Welcome to the sometimes frustrating but always challenging world of Linux kernel patch juggling! Unless you find someone who's already done what you're trying to do, you're pretty much on your own to apply these patches and test the results. Yes, those lines likely indicate patches that must be applied before the patch in question will apply cleanly, but it's easy enough to figure it out.
You didn't say where you got your kernel or what it is based on, nor how you are building it. But if you're just building a 2.6 kernel manually from the command line, I don't think patches are applied automatically. But patches are easy enough to apply and test out. Something like:
$ cd top/level/kernel/dir
$ patch -p1 < your.patch
Note that often you can just feed patch the e-mail without having to format anything. Just try it. patch is smart enough to find the actual formatted patch within the e-mail.
You can use the quilt tool to apply patches to a query. The man page and web searches should make that easy.
Unfortunately, as I said, unless you happen to find someone who already has done that, you won't know the results until you try it and test it. That's the nature of open source.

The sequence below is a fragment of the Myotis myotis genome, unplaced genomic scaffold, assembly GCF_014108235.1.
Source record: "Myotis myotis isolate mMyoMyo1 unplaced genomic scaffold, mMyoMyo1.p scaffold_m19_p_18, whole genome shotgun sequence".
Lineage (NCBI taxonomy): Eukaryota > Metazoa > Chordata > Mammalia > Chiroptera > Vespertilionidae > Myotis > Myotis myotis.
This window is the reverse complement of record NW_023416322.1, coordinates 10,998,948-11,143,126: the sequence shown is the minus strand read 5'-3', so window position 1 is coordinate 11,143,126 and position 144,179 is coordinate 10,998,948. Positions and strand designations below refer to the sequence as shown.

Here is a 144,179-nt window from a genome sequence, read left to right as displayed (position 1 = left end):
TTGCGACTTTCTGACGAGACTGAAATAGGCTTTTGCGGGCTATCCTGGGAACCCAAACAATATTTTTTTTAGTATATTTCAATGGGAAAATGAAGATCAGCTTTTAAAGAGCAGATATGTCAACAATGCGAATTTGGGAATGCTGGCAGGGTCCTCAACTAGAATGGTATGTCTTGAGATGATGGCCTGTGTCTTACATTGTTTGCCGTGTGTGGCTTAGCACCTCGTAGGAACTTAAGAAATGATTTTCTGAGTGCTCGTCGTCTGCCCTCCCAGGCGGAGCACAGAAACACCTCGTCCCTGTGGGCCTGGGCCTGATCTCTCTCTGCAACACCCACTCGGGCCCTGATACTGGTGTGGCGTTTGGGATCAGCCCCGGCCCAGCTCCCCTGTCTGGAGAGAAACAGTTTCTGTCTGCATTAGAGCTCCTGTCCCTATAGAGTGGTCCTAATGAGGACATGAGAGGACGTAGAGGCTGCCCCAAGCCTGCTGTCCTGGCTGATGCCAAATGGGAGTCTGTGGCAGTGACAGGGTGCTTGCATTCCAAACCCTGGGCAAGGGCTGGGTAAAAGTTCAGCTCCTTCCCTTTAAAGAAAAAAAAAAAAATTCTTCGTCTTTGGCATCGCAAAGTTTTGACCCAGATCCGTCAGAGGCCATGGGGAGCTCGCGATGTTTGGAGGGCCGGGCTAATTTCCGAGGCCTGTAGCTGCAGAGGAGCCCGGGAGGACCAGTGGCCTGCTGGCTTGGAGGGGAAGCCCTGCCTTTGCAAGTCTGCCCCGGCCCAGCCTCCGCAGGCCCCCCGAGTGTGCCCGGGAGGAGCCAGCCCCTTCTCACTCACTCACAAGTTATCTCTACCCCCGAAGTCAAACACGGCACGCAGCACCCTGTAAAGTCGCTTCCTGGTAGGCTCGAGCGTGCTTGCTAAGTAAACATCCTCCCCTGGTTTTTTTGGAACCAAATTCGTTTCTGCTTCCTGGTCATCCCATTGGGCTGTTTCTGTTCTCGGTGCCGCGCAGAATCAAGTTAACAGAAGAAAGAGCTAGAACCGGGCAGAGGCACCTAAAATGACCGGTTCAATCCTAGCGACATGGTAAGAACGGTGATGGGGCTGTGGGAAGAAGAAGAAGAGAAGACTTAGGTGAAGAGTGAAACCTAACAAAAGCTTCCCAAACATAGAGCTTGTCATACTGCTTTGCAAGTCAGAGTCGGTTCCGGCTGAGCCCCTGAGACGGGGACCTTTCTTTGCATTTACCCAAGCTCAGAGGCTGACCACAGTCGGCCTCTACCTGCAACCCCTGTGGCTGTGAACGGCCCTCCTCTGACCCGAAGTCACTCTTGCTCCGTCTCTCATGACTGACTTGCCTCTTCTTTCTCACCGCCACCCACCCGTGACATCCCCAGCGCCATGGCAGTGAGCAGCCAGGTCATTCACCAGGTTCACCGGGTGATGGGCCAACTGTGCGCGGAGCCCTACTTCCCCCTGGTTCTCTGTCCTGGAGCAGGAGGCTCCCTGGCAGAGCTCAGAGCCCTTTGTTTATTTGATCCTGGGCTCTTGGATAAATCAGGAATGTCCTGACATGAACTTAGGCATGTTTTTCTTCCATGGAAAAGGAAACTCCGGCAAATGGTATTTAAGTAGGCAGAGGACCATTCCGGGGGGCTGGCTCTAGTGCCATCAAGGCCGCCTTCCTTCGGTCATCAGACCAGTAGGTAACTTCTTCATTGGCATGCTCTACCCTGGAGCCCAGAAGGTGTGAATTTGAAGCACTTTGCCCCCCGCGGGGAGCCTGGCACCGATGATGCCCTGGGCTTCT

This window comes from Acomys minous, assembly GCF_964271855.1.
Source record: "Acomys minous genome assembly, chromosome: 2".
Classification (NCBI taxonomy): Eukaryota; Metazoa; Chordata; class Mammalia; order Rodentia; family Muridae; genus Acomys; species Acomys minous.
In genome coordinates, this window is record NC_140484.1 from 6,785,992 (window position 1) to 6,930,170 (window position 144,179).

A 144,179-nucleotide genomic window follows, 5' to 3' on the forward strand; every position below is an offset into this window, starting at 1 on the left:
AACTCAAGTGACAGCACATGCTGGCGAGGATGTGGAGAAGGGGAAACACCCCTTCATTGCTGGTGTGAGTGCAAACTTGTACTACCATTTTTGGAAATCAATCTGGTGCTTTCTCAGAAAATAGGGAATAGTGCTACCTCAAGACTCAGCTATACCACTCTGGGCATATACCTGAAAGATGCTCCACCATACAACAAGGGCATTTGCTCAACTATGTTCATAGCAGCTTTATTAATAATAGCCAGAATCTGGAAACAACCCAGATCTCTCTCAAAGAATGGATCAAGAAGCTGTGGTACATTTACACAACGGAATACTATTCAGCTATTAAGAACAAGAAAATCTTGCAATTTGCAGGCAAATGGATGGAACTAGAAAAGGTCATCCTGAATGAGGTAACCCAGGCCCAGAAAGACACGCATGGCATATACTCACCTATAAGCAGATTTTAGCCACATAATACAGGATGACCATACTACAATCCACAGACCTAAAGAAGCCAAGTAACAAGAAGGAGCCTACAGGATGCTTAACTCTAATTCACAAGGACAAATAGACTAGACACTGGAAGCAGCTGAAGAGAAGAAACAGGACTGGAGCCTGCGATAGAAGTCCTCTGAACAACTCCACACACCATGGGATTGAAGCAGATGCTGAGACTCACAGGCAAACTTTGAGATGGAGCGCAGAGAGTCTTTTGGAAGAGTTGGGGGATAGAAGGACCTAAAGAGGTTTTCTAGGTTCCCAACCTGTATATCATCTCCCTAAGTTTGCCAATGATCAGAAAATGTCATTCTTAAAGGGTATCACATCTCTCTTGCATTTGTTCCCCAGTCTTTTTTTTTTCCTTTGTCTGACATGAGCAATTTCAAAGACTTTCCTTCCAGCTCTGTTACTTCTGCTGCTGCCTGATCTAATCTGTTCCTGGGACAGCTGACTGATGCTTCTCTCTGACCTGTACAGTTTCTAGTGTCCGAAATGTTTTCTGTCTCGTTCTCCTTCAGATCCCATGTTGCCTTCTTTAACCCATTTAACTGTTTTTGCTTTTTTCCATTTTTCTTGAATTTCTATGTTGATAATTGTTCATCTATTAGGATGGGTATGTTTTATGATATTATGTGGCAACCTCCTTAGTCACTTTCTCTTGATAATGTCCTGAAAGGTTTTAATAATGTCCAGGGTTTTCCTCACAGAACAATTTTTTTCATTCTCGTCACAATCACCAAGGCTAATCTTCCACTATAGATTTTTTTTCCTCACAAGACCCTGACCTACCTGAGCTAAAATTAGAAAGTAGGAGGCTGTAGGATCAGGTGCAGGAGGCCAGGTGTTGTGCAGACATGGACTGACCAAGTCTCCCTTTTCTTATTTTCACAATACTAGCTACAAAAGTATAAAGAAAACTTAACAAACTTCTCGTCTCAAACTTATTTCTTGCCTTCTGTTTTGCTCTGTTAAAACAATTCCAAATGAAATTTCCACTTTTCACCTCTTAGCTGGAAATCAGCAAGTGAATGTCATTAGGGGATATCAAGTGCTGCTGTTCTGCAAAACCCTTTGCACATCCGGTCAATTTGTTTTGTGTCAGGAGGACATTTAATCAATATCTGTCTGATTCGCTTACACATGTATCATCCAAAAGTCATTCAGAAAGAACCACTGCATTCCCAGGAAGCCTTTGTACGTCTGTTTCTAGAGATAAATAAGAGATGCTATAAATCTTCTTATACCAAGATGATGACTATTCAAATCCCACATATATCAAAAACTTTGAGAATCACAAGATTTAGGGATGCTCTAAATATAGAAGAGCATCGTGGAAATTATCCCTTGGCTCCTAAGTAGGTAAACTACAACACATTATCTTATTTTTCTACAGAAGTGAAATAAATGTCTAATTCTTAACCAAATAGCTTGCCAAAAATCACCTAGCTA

Finally, in case you don't speak 'git', those 10-digit hex numbers after those patches in the dependency list above refer to git "commits" also called "hashes". Of course, they refer to some specific git kernel repository that isn't identified in your e-mail. Again, the man pages for git and the internet should guide you there.
And as sawdust pointed out, if you don't already have the driver configured into your kernel, you might need to add it using 'make menuconfig' in the kernel configuration. And if the driver isn't there, well, that's another story altogether, and my book "Embedded Linux Primer" has a section detailing how to add config snippets to the kernel build system to add new drivers that aren't already present in your kernel tree.